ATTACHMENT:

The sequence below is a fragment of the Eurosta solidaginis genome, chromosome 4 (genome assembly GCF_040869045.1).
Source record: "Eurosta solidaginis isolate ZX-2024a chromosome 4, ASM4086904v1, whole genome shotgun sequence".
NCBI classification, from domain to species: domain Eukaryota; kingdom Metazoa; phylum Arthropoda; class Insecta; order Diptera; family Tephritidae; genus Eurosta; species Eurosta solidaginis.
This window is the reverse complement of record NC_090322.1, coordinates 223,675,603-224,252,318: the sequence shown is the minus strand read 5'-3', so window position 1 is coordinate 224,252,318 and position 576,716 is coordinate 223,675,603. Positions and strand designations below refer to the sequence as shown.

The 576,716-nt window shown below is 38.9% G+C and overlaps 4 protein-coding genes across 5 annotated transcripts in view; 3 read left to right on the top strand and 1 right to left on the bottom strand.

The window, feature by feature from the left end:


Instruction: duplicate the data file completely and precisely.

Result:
The sequence below is a fragment of the Eurosta solidaginis genome, chromosome 4 (genome assembly GCF_040869045.1).
Source record: "Eurosta solidaginis isolate ZX-2024a chromosome 4, ASM4086904v1, whole genome shotgun sequence".
NCBI classification, from domain to species: domain Eukaryota; kingdom Metazoa; phylum Arthropoda; class Insecta; order Diptera; family Tephritidae; genus Eurosta; species Eurosta solidaginis.
This window is the reverse complement of record NC_090322.1, coordinates 223,675,603-224,252,318: the sequence shown is the minus strand read 5'-3', so window position 1 is coordinate 224,252,318 and position 576,716 is coordinate 223,675,603. Positions and strand designations below refer to the sequence as shown.

The 576,716-nt window shown below is 38.9% G+C and overlaps 4 protein-coding genes across 5 annotated transcripts in view; 3 read left to right on the top strand and 1 right to left on the bottom strand.

The window, feature by feature from the left end: